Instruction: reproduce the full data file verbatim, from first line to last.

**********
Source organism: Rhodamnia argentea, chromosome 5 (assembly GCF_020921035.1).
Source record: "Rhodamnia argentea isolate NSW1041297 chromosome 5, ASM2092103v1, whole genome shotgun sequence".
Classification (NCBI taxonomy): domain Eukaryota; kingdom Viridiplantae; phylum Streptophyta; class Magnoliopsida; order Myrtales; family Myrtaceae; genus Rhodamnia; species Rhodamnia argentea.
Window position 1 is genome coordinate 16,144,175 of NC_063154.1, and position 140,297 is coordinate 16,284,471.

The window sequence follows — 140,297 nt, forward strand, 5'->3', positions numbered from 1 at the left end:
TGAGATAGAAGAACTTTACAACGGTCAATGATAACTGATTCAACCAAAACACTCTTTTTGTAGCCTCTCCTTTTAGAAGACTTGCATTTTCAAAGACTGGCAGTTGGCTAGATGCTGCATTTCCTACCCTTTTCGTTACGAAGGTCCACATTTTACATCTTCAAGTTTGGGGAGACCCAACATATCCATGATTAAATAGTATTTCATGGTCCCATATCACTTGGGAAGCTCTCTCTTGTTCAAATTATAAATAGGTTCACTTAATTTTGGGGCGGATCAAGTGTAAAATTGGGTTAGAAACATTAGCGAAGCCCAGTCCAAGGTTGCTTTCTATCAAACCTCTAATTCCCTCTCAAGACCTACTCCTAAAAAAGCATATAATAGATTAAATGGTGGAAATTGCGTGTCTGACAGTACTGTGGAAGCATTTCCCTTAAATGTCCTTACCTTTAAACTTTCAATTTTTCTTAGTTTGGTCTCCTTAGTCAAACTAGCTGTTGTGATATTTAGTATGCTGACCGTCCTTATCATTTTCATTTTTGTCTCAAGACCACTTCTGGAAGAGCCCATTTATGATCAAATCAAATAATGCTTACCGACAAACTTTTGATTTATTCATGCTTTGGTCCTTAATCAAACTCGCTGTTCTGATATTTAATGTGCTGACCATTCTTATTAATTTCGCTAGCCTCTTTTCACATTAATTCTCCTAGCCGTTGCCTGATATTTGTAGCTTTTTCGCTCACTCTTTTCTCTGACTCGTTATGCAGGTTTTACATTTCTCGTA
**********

Source organism: Rhodamnia argentea, chromosome 5 (assembly GCF_020921035.1).
Source record: "Rhodamnia argentea isolate NSW1041297 chromosome 5, ASM2092103v1, whole genome shotgun sequence".
Classification (NCBI taxonomy): domain Eukaryota; kingdom Viridiplantae; phylum Streptophyta; class Magnoliopsida; order Myrtales; family Myrtaceae; genus Rhodamnia; species Rhodamnia argentea.
Window position 1 is genome coordinate 16,144,175 of NC_063154.1, and position 140,297 is coordinate 16,284,471.

The window sequence follows — 140,297 nt, forward strand, 5'->3', positions numbered from 1 at the left end:
TGAGATAGAAGAACTTTACAACGGTCAATGATAACTGATTCAACCAAAACACTCTTTTTGTAGCCTCTCCTTTTAGAAGACTTGCATTTTCAAAGACTGGCAGTTGGCTAGATGCTGCATTTCCTACCCTTTTCGTTACGAAGGTCCACATTTTACATCTTCAAGTTTGGGGAGACCCAACATATCCATGATTAAATAGTATTTCATGGTCCCATATCACTTGGGAAGCTCTCTCTTGTTCAAATTATAAATAGGTTCACTTAATTTTGGGGCGGATCAAGTGTAAAATTGGGTTAGAAACATTAGCGAAGCCCAGTCCAAGGTTGCTTTCTATCAAACCTCTAATTCCCTCTCAAGACCTACTCCTAAAAAAGCATATAATAGATTAAATGGTGGAAATTGCGTGTCTGACAGTACTGTGGAAGCATTTCCCTTAAATGTCCTTACCTTTAAACTTTCAATTTTTCTTAGTTTGGTCTCCTTAGTCAAACTAGCTGTTGTGATATTTAGTATGCTGACCGTCCTTATCATTTTCATTTTTGTCTCAAGACCACTTCTGGAAGAGCCCATTTATGATCAAATCAAATAATGCTTACCGACAAACTTTTGATTTATTCATGCTTTGGTCCTTAATCAAACTCGCTGTTCTGATATTTAATGTGCTGACCATTCTTATTAATTTCGCTAGCCTCTTTTCACATTAATTCTCCTAGCCGTTGCCTGATATTTGTAGCTTTTTCGCTCACTCTTTTCTCTGACTCGTTATGCAGGTTTTACATTTCTCGTA